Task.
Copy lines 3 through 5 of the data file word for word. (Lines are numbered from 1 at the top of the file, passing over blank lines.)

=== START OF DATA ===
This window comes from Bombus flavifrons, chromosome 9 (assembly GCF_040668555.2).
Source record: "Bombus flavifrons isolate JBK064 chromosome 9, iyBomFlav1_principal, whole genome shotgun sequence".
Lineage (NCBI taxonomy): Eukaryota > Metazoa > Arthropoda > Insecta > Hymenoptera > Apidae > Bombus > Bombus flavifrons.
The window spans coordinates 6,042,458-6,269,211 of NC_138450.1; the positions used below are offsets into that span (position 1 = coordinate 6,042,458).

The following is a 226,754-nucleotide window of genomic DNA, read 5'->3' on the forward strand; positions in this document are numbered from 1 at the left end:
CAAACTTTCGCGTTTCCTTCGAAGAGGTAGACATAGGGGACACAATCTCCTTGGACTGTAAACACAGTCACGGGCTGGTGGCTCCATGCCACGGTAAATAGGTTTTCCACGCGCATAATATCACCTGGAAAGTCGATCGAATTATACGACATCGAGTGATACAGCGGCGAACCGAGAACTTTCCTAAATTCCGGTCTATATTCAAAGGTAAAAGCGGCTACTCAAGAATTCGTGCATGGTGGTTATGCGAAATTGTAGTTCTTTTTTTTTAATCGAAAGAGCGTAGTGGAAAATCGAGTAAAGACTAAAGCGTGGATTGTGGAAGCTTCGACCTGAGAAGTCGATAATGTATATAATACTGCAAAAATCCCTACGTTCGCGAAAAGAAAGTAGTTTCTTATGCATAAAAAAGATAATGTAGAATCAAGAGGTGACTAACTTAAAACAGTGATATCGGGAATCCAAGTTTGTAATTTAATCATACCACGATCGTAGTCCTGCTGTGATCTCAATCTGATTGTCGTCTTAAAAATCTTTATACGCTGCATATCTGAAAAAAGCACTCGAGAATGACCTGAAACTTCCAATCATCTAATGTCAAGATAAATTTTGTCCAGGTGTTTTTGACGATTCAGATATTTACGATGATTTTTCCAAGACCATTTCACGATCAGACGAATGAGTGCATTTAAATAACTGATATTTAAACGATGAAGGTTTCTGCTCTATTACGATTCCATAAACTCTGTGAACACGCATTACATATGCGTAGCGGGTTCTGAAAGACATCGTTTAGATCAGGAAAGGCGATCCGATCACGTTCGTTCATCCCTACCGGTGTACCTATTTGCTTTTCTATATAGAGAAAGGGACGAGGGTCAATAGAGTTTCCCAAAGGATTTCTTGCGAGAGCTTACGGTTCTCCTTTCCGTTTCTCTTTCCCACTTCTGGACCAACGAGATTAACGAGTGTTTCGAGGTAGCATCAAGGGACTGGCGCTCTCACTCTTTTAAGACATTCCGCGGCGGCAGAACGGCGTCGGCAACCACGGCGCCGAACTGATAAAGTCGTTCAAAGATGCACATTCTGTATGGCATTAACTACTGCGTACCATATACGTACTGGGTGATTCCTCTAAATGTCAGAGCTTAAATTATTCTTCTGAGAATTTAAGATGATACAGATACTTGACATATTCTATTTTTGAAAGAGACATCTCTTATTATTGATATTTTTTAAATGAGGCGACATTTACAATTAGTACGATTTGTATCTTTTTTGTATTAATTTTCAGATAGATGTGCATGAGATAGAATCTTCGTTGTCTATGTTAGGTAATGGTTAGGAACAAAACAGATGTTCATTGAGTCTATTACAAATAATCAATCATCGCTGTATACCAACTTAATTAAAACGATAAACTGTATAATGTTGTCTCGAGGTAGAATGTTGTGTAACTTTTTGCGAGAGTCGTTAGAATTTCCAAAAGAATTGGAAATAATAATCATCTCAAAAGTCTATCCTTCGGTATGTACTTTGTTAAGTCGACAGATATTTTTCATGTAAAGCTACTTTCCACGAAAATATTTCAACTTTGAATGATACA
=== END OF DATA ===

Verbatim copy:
Lineage (NCBI taxonomy): Eukaryota > Metazoa > Arthropoda > Insecta > Hymenoptera > Apidae > Bombus > Bombus flavifrons.
The window spans coordinates 6,042,458-6,269,211 of NC_138450.1; the positions used below are offsets into that span (position 1 = coordinate 6,042,458).

The following is a 226,754-nucleotide window of genomic DNA, read 5'->3' on the forward strand; positions in this document are numbered from 1 at the left end: